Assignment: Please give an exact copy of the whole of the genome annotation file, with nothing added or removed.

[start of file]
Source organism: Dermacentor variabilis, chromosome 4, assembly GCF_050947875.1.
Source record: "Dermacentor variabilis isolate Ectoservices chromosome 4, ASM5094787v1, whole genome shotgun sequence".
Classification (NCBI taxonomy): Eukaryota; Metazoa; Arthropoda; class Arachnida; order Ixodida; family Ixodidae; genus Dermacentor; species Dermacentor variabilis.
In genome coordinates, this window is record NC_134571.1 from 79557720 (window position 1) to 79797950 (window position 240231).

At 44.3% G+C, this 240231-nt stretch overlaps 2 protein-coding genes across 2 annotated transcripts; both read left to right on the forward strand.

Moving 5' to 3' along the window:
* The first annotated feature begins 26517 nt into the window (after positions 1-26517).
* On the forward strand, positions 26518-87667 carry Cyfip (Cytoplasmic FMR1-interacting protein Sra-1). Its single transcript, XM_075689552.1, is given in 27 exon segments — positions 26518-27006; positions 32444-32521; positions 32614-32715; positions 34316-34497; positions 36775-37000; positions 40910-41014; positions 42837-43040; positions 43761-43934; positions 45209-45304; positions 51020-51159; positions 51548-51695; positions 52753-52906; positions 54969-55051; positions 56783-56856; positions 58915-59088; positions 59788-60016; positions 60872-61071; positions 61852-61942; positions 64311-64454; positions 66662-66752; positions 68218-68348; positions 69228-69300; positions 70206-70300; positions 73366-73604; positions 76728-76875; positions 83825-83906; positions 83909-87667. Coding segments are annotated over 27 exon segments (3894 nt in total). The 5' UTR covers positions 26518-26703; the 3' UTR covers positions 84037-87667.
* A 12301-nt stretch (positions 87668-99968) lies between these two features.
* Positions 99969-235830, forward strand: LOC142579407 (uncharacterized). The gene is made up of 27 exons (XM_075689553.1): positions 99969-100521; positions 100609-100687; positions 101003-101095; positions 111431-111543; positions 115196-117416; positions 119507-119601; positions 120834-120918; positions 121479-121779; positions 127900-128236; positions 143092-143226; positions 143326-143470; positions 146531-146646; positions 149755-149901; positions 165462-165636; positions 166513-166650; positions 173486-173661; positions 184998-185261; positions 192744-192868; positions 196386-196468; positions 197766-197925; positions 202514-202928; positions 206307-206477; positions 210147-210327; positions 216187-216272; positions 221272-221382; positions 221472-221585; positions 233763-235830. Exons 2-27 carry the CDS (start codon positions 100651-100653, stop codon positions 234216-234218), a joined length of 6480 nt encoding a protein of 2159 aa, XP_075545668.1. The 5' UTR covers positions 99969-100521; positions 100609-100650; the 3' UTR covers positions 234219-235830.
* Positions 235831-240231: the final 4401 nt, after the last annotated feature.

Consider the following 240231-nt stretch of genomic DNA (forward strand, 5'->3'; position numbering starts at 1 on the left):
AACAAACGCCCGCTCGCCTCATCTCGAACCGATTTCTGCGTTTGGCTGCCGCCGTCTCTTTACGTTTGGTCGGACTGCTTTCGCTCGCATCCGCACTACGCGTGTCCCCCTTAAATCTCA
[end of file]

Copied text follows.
Source organism: Dermacentor variabilis, chromosome 4, assembly GCF_050947875.1.
Source record: "Dermacentor variabilis isolate Ectoservices chromosome 4, ASM5094787v1, whole genome shotgun sequence".
Classification (NCBI taxonomy): Eukaryota; Metazoa; Arthropoda; class Arachnida; order Ixodida; family Ixodidae; genus Dermacentor; species Dermacentor variabilis.
In genome coordinates, this window is record NC_134571.1 from 79557720 (window position 1) to 79797950 (window position 240231).

At 44.3% G+C, this 240231-nt stretch overlaps 2 protein-coding genes across 2 annotated transcripts; both read left to right on the forward strand.

Moving 5' to 3' along the window:
* The first annotated feature begins 26517 nt into the window (after positions 1-26517).
* On the forward strand, positions 26518-87667 carry Cyfip (Cytoplasmic FMR1-interacting protein Sra-1). Its single transcript, XM_075689552.1, is given in 27 exon segments — positions 26518-27006; positions 32444-32521; positions 32614-32715; positions 34316-34497; positions 36775-37000; positions 40910-41014; positions 42837-43040; positions 43761-43934; positions 45209-45304; positions 51020-51159; positions 51548-51695; positions 52753-52906; positions 54969-55051; positions 56783-56856; positions 58915-59088; positions 59788-60016; positions 60872-61071; positions 61852-61942; positions 64311-64454; positions 66662-66752; positions 68218-68348; positions 69228-69300; positions 70206-70300; positions 73366-73604; positions 76728-76875; positions 83825-83906; positions 83909-87667. Coding segments are annotated over 27 exon segments (3894 nt in total). The 5' UTR covers positions 26518-26703; the 3' UTR covers positions 84037-87667.
* A 12301-nt stretch (positions 87668-99968) lies between these two features.
* Positions 99969-235830, forward strand: LOC142579407 (uncharacterized). The gene is made up of 27 exons (XM_075689553.1): positions 99969-100521; positions 100609-100687; positions 101003-101095; positions 111431-111543; positions 115196-117416; positions 119507-119601; positions 120834-120918; positions 121479-121779; positions 127900-128236; positions 143092-143226; positions 143326-143470; positions 146531-146646; positions 149755-149901; positions 165462-165636; positions 166513-166650; positions 173486-173661; positions 184998-185261; positions 192744-192868; positions 196386-196468; positions 197766-197925; positions 202514-202928; positions 206307-206477; positions 210147-210327; positions 216187-216272; positions 221272-221382; positions 221472-221585; positions 233763-235830. Exons 2-27 carry the CDS (start codon positions 100651-100653, stop codon positions 234216-234218), a joined length of 6480 nt encoding a protein of 2159 aa, XP_075545668.1. The 5' UTR covers positions 99969-100521; positions 100609-100650; the 3' UTR covers positions 234219-235830.
* Positions 235831-240231: the final 4401 nt, after the last annotated feature.

Consider the following 240231-nt stretch of genomic DNA (forward strand, 5'->3'; position numbering starts at 1 on the left):
AACAAACGCCCGCTCGCCTCATCTCGAACCGATTTCTGCGTTTGGCTGCCGCCGTCTCTTTACGTTTGGTCGGACTGCTTTCGCTCGCATCCGCACTACGCGTGTCCCCCTTAAATCTCA